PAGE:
French player Total will be favouring gas through the next decade under its new strategy, as it moves to transform itself into a broad energy player called Total Energies and races to meet a new 2030 emissions target.

The Paris-based supermajor on Wednesday released its strategy covering the next 10 years to 2030, with a push for “low-carbon growth” to meet growing global energy demand.

“Strategically, we recognise sustainability is the key to long-term growth and that we need to reduce our exposure to the oil price volatility,” chief executive Patrick Pouyanne said.

Total’s energy production in the next decade will grow by one third — from approximately 3 million to 4 million barrels of oil equivalent per day — with half of the total coming from liquefied natural gas.

"'Total the oil company', as we are often designated, will become Total EnergieS with a big S," Pouyanne told investors.

LNG focus

“LNG is at the core of our ambitions. We have seen a strong 10% growth per year since 2015, supported by the switch from coal to gas. This year, despite Covid-19, there was a 7% growth compared to 2019,” Pouyanne said.

“Chinese demand is increasing, and as the country moves to meet their new Climate Change goals, there is a strong case for gas to replace coal.

“Also, projects sanction delays due to the crisis will tighten supply, benefiting Total’s (LNG) projects already sanctioned, with start-ups by 2025,” he said.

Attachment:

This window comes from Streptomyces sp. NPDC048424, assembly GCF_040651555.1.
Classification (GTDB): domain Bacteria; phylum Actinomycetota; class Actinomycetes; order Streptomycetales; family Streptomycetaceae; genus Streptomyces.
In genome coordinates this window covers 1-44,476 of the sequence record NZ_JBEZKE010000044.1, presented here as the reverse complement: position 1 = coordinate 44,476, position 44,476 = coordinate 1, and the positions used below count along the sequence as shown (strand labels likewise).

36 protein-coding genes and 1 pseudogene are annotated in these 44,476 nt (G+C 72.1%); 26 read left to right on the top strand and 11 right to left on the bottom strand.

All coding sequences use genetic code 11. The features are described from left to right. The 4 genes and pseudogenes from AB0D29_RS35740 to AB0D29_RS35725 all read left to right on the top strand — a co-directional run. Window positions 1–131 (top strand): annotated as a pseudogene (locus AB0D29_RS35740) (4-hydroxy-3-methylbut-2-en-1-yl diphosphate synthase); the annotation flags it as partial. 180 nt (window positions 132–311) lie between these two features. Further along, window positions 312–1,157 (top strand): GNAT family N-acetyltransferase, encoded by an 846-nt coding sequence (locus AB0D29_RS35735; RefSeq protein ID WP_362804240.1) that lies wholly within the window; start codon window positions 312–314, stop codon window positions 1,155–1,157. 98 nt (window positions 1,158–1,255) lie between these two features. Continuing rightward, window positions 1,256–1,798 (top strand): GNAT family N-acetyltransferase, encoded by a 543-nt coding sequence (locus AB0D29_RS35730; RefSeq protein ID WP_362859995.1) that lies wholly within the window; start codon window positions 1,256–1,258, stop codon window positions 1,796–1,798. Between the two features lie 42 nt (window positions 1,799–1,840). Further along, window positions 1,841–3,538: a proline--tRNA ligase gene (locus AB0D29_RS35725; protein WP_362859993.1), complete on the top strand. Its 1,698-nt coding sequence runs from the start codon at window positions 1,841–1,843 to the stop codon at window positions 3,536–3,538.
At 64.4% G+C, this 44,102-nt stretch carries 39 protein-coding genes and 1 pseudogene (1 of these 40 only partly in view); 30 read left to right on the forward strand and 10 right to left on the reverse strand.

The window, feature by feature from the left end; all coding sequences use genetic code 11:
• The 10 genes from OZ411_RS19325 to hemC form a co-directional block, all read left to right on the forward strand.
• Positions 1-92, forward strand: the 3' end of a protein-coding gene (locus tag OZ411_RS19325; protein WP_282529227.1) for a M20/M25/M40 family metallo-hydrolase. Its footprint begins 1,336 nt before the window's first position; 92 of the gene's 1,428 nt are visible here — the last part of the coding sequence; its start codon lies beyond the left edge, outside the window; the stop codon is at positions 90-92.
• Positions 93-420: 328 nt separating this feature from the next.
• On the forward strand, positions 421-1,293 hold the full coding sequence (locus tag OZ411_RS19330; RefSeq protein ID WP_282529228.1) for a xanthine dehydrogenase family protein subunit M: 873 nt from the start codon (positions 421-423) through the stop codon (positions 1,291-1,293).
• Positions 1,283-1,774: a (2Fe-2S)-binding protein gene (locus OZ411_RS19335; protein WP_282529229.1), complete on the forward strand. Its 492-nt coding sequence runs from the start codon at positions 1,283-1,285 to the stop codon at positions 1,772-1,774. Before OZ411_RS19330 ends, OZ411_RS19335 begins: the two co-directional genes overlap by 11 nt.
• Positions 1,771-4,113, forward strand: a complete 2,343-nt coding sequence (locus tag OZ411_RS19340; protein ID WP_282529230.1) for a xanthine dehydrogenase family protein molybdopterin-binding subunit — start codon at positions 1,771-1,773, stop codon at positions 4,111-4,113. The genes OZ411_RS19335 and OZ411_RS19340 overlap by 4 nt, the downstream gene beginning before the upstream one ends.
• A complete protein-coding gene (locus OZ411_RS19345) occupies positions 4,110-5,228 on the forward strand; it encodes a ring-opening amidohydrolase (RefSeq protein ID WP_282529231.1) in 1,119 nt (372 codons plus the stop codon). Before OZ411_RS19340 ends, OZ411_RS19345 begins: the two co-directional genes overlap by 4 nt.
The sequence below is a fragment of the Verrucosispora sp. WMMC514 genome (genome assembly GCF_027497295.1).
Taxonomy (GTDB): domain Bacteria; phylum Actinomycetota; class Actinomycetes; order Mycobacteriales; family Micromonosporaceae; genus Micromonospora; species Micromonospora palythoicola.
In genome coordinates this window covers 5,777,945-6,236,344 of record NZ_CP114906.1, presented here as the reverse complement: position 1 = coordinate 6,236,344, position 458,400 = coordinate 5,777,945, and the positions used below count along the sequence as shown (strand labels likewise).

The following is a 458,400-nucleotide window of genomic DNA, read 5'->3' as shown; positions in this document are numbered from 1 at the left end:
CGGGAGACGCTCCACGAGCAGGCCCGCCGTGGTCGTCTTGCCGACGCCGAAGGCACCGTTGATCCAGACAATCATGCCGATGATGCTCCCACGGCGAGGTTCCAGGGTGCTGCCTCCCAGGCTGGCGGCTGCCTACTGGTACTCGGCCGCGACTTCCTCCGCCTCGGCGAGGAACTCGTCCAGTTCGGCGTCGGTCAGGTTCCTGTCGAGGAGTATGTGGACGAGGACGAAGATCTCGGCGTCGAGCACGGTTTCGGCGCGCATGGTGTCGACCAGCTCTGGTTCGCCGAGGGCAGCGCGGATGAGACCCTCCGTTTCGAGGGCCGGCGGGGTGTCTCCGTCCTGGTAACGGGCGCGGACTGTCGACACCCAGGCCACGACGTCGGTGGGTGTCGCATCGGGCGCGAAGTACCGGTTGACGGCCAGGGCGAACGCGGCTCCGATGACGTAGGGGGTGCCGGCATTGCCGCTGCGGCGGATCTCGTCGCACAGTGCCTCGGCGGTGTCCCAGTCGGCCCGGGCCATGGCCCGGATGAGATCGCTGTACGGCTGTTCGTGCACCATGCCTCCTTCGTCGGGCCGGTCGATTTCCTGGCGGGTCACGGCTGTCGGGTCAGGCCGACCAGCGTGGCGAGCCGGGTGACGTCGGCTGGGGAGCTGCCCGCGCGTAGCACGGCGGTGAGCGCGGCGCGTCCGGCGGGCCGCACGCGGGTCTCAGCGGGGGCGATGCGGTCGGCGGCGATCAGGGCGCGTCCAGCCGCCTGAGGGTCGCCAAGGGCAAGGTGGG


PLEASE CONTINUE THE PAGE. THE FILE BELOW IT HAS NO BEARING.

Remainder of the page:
Total holds interest in the Arctic LNG 2 in Russia, where first LNG is expected by end of 2023; the seventh train expansion at Nigeria LNG, where production is also expected by end of 2023; and Mozambique LNG, where first production is expected in 2024 and where it is operator.

In addition, Total is “keen” on Papua LNG, which has been delayed due to the Covid-19 pandemic, but Pouyanne said “it will still be developed”.

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The company will, however, focus on decarbonising natural gas with biogas and hydrogen as well as continuing to reduce methane emissions as it moves to meet its climate ambition.

Pouyanne said that, in the next five years, Total will have a green hydrogen project (at Le Mede biorefinery in France) and a blue hydrogen project (in the Netherlands) “to fully understand the technology”.

Exploration still on the table

“With the underinvestment in the upstream sector this year, which is globally around $300 billion – the lowest in years – we expect the impact of this reduced supply to help oil prices rebound in the medium term to $50, maybe $60 per barrel,” Pouyanne said.

Therefore, Total is keeping its eye on exploration in Suriname, where it was involved in three discoveries this year on a single block operated by US independent Apache.

Pouyanne said a fourth well on the block will be drilled “soon”, as the goal is to bring the light oil with gas project into production by 2025.

Moving forward, Total will choose projects based on their carbon intensity, as it confirmed its ambition to get to net-zero emissions by 2050.

New 2030 target

On its way to carbon neutrality, Total said it now aims to reduce the Scope 3 emissions of its European customers by 30%, in absolute value, by 2030.

This decrease in Europe is expected to allow Total to later take the commitment to reduce the absolute level of the worldwide Scope 3 emissions of its customers in 2030 compared to 2015.

In the next decade, oil product sales from Total will diminish by almost 30% and Total’s sales mix will become 30% oil products, 5% biofuels, 50% gases and 15% electrons.